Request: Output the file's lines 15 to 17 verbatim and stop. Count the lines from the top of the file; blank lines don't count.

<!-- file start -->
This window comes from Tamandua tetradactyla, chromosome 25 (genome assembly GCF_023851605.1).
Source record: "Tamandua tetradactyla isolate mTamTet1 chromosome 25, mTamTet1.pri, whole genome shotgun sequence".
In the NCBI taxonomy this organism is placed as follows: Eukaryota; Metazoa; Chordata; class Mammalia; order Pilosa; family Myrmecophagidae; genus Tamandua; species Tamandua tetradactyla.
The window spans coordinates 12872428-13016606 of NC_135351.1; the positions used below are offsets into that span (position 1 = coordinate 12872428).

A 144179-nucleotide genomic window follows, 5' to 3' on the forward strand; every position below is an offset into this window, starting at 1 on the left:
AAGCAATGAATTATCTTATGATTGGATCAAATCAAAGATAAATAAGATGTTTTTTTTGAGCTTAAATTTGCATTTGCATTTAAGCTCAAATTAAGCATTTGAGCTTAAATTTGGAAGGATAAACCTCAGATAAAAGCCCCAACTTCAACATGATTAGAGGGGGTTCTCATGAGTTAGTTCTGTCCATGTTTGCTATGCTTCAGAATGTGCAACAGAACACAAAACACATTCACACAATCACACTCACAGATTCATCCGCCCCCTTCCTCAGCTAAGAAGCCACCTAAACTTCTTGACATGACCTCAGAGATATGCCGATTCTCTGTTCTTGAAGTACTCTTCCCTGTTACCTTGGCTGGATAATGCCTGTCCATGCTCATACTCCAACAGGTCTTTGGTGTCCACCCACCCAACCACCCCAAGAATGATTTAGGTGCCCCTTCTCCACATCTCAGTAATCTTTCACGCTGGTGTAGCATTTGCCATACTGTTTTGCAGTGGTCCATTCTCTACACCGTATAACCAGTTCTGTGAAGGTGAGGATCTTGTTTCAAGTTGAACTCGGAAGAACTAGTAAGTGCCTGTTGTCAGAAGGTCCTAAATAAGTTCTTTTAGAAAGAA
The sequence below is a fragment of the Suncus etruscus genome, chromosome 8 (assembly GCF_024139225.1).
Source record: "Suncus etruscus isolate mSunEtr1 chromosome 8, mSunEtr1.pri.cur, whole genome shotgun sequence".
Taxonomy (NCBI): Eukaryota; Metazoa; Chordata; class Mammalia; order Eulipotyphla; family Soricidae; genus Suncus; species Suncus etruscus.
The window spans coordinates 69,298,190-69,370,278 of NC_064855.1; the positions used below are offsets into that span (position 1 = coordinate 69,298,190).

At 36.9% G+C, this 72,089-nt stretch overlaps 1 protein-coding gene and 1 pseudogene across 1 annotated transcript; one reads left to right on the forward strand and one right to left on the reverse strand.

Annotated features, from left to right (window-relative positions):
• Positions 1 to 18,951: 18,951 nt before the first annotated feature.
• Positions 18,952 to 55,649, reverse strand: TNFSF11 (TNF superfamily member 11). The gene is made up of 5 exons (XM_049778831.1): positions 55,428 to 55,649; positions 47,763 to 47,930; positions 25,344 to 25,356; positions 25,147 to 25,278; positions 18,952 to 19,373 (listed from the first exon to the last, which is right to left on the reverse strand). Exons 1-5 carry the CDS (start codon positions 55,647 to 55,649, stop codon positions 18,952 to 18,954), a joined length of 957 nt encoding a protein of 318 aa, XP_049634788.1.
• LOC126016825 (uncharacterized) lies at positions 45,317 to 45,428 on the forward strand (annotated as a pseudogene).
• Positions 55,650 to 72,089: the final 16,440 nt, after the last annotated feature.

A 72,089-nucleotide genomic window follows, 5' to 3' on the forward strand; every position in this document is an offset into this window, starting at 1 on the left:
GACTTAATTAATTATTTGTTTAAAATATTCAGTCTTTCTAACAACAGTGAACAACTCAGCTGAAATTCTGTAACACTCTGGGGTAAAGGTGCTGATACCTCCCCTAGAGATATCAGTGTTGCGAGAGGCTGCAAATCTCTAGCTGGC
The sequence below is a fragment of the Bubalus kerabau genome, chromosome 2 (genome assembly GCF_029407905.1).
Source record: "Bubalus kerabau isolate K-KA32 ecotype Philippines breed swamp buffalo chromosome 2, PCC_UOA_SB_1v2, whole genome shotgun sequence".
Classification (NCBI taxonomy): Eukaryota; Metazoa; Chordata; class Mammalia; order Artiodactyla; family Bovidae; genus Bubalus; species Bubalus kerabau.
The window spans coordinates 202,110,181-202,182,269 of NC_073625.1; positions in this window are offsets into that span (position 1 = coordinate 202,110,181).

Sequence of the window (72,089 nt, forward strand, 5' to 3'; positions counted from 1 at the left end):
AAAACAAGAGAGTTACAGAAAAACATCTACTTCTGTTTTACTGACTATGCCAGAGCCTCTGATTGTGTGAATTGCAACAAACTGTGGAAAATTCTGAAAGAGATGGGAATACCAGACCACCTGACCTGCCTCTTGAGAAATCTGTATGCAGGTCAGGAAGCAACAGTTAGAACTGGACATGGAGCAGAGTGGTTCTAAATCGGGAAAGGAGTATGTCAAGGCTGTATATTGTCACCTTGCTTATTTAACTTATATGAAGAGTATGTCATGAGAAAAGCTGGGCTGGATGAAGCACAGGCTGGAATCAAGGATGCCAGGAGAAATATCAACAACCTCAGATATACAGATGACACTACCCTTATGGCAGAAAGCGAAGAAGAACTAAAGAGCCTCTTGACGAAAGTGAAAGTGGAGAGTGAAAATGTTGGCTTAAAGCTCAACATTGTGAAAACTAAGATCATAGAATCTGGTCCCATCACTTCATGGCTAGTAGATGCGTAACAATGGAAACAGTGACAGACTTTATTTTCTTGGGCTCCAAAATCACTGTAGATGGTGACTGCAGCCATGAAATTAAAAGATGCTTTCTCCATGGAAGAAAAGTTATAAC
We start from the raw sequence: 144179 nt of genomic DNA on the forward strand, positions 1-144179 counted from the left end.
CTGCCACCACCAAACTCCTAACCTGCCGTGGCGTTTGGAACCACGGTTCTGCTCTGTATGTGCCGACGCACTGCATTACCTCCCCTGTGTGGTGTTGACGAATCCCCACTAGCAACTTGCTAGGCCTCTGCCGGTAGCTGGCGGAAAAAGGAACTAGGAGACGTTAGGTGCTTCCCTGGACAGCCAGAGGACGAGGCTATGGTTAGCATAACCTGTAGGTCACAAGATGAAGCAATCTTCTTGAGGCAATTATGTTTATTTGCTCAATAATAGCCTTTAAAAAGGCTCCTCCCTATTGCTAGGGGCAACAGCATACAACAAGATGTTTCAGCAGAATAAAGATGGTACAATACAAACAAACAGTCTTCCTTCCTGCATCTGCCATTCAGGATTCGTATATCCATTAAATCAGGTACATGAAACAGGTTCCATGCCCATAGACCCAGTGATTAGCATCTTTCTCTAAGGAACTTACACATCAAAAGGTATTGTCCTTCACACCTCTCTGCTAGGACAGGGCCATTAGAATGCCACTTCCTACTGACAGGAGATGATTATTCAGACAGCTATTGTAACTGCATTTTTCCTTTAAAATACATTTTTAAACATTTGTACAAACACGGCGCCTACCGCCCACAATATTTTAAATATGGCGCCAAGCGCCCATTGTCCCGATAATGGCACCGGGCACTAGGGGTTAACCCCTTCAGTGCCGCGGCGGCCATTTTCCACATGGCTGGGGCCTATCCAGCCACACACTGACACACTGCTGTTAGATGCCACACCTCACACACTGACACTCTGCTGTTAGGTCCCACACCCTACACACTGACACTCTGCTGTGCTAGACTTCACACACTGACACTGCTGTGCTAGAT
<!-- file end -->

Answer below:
• LOC126016825 (uncharacterized) lies at positions 45,317 to 45,428 on the forward strand (annotated as a pseudogene).
• Positions 55,650 to 72,089: the final 16,440 nt, after the last annotated feature.

A 72,089-nucleotide genomic window follows, 5' to 3' on the forward strand; every position in this document is an offset into this window, starting at 1 on the left: